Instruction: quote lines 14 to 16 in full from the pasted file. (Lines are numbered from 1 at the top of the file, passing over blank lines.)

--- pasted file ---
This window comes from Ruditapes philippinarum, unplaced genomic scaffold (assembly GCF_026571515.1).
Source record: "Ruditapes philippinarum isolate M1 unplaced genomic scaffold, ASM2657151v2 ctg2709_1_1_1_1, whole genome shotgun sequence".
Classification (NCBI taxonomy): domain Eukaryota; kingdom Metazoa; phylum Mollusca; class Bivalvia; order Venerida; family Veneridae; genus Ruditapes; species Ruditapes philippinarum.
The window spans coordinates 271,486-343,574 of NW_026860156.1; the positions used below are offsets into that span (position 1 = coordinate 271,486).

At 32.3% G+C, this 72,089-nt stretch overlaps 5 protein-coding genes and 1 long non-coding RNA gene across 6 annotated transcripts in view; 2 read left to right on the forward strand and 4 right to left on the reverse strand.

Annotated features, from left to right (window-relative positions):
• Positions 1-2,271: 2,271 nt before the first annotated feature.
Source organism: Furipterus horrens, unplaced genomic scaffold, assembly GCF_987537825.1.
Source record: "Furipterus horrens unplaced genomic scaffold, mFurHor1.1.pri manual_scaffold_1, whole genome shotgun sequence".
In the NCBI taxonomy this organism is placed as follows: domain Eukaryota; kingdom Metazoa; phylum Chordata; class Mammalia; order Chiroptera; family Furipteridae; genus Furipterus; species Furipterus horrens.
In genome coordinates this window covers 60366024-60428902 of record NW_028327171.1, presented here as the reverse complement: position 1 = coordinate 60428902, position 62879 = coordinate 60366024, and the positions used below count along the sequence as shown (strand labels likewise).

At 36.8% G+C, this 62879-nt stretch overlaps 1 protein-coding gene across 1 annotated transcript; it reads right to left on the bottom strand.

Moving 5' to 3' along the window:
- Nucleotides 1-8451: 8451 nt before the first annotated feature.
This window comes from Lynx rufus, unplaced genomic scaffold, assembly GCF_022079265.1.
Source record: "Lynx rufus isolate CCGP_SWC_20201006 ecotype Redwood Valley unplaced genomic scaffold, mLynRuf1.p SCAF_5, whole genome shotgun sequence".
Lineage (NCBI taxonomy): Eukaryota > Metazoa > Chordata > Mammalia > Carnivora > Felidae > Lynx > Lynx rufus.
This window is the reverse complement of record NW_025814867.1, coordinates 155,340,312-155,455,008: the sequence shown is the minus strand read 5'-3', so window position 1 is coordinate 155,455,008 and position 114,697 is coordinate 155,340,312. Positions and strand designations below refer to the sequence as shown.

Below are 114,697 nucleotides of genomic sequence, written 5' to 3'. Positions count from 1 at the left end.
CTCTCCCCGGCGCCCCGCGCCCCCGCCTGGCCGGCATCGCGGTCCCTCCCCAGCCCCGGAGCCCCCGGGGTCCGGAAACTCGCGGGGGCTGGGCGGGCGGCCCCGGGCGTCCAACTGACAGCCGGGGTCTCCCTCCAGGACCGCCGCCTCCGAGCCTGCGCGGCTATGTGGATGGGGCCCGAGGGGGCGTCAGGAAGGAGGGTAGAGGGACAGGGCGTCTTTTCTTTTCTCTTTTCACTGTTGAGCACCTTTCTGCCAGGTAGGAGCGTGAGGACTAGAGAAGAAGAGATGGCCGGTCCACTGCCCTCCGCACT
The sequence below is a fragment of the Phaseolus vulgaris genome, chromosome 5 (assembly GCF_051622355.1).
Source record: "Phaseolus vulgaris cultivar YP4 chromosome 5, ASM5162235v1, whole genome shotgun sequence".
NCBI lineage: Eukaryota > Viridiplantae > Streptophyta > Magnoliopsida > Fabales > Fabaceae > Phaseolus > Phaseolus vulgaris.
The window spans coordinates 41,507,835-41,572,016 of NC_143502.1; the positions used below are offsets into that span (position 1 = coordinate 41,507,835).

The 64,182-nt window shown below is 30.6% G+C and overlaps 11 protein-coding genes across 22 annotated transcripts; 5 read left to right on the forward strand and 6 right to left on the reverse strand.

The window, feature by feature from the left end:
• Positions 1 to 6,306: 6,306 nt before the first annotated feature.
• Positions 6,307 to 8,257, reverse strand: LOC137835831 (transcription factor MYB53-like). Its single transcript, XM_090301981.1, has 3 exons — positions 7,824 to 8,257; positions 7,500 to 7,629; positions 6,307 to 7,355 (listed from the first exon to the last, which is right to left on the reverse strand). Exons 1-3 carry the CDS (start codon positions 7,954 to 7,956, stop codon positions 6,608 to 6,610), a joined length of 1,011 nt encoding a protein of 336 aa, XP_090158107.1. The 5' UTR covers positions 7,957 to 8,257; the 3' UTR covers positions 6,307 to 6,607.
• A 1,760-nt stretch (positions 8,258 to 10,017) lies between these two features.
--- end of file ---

- Nucleotides 1-8451: 8451 nt before the first annotated feature.
This window comes from Lynx rufus, unplaced genomic scaffold, assembly GCF_022079265.1.
Source record: "Lynx rufus isolate CCGP_SWC_20201006 ecotype Redwood Valley unplaced genomic scaffold, mLynRuf1.p SCAF_5, whole genome shotgun sequence".